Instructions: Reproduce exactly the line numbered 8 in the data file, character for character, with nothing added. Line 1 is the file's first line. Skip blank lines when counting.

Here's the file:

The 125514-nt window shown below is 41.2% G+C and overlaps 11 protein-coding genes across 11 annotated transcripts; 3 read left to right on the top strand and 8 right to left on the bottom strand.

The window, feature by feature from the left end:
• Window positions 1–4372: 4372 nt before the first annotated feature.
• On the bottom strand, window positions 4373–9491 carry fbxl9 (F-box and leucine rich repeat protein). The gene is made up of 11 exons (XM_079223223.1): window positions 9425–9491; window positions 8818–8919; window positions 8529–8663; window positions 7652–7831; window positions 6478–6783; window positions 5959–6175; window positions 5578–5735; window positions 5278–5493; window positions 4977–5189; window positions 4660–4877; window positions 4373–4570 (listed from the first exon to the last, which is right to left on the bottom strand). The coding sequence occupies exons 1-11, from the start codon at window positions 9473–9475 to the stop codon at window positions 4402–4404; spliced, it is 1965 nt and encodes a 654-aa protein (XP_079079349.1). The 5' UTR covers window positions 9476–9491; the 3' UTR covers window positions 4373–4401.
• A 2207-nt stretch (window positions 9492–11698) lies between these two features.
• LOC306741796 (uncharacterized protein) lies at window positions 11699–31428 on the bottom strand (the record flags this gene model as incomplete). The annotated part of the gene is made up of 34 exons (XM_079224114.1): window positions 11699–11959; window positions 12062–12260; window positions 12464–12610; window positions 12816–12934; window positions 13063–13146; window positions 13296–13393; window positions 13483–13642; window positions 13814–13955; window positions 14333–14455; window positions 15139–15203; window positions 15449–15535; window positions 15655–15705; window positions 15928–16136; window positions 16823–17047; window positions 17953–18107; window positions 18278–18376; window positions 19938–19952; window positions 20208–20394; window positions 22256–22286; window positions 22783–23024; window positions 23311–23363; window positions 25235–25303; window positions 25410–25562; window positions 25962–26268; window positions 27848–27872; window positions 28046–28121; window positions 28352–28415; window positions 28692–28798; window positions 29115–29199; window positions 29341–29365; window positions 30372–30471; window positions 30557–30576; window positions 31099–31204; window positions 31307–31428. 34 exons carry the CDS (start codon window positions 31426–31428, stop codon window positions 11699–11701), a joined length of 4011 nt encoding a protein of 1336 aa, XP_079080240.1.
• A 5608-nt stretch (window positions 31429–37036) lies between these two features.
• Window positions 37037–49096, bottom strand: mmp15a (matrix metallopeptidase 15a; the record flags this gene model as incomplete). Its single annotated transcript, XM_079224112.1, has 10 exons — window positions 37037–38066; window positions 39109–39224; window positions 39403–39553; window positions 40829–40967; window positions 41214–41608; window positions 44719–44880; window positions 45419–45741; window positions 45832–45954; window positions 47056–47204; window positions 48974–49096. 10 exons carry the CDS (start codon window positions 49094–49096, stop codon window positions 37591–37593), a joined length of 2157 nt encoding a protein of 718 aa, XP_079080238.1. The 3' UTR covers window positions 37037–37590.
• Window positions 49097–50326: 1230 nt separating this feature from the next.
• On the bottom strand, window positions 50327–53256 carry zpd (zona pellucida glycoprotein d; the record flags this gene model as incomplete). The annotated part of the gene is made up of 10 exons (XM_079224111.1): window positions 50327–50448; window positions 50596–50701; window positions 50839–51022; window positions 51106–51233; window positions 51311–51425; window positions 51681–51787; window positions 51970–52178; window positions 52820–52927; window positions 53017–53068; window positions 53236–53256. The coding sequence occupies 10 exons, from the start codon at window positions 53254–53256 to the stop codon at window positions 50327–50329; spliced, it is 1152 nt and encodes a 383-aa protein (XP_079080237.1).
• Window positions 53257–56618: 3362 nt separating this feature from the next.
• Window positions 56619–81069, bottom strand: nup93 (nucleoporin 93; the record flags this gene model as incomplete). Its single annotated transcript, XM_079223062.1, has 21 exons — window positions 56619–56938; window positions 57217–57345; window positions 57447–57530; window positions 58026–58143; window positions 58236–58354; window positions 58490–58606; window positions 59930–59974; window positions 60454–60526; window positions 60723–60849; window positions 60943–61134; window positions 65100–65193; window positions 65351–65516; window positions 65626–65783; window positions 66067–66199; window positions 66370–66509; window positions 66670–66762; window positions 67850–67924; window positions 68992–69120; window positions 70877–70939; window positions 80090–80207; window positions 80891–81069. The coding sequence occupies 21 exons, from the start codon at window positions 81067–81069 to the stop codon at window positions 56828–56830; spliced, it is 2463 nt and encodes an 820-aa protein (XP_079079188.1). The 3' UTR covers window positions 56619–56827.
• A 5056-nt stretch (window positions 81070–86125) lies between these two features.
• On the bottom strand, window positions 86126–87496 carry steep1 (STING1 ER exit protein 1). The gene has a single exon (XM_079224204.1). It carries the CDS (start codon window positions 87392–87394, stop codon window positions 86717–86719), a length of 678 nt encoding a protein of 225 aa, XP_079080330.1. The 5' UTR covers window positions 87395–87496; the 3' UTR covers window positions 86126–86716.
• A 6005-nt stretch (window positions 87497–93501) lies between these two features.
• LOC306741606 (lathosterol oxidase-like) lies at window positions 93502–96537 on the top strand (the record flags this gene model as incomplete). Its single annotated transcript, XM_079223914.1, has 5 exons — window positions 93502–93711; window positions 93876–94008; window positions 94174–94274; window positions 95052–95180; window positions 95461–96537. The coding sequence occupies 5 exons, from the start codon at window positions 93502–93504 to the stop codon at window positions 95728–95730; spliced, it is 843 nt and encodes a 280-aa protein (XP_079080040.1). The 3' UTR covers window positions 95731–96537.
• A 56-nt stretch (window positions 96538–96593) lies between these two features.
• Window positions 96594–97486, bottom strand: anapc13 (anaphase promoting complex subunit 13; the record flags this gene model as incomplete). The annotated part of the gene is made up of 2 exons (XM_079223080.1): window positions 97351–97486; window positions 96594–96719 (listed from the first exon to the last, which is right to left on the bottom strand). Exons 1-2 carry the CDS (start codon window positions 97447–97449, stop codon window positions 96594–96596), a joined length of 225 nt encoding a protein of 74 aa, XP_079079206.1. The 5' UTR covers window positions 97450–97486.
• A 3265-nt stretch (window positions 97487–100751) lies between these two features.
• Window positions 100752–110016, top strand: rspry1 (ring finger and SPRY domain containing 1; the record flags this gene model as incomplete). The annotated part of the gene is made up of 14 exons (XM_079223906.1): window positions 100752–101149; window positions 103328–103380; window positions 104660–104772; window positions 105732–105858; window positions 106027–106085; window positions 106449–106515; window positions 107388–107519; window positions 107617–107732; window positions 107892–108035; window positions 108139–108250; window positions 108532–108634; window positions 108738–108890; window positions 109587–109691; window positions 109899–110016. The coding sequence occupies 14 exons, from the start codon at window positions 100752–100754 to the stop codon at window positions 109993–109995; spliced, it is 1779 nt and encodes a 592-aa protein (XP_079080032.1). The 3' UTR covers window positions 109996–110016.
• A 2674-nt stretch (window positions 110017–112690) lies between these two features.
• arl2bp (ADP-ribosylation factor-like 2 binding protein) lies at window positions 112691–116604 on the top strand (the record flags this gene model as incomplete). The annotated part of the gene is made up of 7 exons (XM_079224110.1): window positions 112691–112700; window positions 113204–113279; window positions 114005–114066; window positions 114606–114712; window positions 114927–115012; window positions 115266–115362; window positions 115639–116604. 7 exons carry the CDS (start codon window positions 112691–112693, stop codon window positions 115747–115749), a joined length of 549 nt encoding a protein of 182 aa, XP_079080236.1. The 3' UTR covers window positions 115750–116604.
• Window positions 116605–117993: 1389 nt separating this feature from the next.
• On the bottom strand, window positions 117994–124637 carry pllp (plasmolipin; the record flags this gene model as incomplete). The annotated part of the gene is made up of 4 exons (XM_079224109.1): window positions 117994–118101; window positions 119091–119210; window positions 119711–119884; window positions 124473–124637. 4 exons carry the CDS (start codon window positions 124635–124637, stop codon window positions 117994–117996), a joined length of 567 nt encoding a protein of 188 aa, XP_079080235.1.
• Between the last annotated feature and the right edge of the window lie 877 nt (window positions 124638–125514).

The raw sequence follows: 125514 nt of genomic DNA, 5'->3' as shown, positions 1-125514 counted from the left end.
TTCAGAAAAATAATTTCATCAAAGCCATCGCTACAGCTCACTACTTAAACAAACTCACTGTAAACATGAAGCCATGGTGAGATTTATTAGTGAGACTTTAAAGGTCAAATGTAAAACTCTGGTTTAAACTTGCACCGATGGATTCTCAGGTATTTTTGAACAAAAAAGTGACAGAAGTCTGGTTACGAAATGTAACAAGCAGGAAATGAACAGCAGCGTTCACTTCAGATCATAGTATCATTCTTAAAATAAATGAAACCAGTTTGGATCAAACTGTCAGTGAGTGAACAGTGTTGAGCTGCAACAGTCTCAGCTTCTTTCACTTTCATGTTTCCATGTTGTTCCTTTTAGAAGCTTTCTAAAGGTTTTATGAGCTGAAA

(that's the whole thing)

• Window positions 37037–49096, bottom strand: mmp15a (matrix metallopeptidase 15a; the record flags this gene model as incomplete). Its single annotated transcript, XM_079224112.1, has 10 exons — window positions 37037–38066; window positions 39109–39224; window positions 39403–39553; window positions 40829–40967; window positions 41214–41608; window positions 44719–44880; window positions 45419–45741; window positions 45832–45954; window positions 47056–47204; window positions 48974–49096. 10 exons carry the CDS (start codon window positions 49094–49096, stop codon window positions 37591–37593), a joined length of 2157 nt encoding a protein of 718 aa, XP_079080238.1. The 3' UTR covers window positions 37037–37590.